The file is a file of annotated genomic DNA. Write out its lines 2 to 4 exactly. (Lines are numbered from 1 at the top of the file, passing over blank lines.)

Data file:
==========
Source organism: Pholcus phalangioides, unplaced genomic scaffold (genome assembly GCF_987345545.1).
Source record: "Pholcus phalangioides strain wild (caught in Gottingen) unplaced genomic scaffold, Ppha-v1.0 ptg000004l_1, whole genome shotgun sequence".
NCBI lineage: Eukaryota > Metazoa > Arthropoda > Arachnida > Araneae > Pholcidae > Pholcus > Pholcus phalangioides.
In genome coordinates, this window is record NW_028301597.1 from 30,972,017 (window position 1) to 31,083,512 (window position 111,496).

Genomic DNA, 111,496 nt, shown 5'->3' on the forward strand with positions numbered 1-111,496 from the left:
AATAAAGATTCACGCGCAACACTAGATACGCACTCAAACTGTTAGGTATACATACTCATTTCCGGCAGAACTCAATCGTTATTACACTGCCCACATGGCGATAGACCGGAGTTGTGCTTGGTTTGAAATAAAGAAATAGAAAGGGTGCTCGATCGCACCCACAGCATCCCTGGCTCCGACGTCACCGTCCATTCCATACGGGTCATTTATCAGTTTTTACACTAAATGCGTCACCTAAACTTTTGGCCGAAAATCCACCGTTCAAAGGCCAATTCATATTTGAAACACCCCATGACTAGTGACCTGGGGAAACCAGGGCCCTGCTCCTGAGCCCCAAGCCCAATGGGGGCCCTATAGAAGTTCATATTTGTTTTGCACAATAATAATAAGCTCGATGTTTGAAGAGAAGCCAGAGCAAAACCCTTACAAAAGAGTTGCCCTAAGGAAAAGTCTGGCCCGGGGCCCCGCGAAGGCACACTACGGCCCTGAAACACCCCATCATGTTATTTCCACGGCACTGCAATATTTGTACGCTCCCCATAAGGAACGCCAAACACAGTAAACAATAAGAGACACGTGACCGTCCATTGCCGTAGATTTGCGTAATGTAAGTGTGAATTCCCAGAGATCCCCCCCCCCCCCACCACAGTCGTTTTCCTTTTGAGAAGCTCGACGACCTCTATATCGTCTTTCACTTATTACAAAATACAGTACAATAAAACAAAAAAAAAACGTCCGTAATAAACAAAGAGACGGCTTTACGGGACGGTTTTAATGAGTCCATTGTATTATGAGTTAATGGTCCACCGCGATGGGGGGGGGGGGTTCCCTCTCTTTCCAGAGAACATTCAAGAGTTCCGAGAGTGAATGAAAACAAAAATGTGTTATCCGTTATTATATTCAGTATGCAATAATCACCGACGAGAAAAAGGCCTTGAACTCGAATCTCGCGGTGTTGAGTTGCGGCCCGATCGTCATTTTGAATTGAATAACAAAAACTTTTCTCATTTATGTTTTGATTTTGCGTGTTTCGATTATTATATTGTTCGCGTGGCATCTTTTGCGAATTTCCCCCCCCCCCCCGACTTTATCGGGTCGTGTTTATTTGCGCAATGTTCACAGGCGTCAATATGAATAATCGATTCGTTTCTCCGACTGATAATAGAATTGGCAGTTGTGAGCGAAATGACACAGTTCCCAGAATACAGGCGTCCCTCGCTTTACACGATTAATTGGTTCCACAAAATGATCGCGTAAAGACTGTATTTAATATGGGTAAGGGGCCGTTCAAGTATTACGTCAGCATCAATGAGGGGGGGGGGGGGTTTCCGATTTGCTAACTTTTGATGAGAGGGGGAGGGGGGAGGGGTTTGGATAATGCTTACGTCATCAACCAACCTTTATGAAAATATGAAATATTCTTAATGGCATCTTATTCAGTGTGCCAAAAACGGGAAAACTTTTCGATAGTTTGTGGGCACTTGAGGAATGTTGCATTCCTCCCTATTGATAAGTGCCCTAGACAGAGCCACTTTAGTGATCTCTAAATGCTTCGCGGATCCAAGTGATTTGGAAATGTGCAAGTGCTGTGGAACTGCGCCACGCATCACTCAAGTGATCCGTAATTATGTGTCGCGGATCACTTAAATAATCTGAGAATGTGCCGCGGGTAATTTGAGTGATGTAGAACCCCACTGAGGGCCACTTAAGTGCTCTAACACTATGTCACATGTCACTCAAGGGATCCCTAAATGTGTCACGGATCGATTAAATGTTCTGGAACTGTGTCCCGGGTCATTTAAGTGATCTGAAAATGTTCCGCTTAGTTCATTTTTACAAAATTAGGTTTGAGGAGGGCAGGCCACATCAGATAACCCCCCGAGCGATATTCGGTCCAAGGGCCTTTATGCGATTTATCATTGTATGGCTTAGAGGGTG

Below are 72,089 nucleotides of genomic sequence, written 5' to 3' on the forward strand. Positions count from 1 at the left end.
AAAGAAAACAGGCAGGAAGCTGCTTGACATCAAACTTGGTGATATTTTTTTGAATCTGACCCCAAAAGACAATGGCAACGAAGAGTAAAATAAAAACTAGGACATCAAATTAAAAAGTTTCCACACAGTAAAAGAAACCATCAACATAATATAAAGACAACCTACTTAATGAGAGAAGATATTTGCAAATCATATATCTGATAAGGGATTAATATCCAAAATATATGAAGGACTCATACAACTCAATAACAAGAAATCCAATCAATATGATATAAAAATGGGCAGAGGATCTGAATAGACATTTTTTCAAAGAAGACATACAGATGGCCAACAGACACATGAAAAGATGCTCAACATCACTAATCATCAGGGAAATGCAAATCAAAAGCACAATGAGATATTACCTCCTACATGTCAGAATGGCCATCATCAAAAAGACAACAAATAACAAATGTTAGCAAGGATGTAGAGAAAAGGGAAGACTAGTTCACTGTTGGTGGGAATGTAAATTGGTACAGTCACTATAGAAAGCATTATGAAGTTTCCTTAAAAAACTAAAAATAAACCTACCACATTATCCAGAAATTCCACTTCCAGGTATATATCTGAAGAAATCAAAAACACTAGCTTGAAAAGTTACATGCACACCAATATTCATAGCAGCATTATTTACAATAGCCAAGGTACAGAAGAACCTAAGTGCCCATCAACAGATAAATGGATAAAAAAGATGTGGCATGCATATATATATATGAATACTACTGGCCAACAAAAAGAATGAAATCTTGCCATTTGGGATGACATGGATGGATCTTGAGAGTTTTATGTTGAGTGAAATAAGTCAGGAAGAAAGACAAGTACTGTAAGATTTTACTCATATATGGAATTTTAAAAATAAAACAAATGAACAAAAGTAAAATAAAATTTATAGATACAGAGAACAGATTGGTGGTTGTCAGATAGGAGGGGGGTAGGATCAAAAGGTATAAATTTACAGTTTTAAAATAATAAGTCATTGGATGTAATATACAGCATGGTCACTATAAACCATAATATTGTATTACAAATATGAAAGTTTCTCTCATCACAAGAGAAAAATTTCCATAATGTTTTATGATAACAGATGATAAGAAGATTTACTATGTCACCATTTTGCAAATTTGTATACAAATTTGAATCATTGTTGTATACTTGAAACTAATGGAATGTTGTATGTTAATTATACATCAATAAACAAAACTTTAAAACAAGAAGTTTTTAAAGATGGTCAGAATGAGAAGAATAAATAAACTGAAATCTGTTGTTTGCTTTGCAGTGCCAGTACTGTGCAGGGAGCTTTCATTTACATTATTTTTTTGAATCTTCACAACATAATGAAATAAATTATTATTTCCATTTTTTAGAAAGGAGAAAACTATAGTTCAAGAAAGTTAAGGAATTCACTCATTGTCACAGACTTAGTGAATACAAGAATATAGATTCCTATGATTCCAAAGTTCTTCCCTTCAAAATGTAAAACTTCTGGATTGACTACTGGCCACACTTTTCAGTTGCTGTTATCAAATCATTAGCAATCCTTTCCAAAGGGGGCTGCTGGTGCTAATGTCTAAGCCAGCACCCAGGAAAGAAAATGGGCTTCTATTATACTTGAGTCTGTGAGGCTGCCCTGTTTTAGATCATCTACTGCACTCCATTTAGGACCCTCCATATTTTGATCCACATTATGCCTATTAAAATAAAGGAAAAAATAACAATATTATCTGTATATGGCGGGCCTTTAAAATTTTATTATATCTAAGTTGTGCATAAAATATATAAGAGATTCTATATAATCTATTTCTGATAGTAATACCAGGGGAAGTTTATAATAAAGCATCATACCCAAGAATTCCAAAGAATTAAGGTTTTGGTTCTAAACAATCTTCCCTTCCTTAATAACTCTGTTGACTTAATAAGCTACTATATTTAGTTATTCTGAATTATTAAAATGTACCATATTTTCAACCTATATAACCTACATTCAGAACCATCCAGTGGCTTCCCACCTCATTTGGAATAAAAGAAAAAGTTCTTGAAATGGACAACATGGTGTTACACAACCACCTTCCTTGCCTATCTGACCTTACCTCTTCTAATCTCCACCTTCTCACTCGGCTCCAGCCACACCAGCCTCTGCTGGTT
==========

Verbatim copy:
Source record: "Pholcus phalangioides strain wild (caught in Gottingen) unplaced genomic scaffold, Ppha-v1.0 ptg000004l_1, whole genome shotgun sequence".
NCBI lineage: Eukaryota > Metazoa > Arthropoda > Arachnida > Araneae > Pholcidae > Pholcus > Pholcus phalangioides.
In genome coordinates, this window is record NW_028301597.1 from 30,972,017 (window position 1) to 31,083,512 (window position 111,496).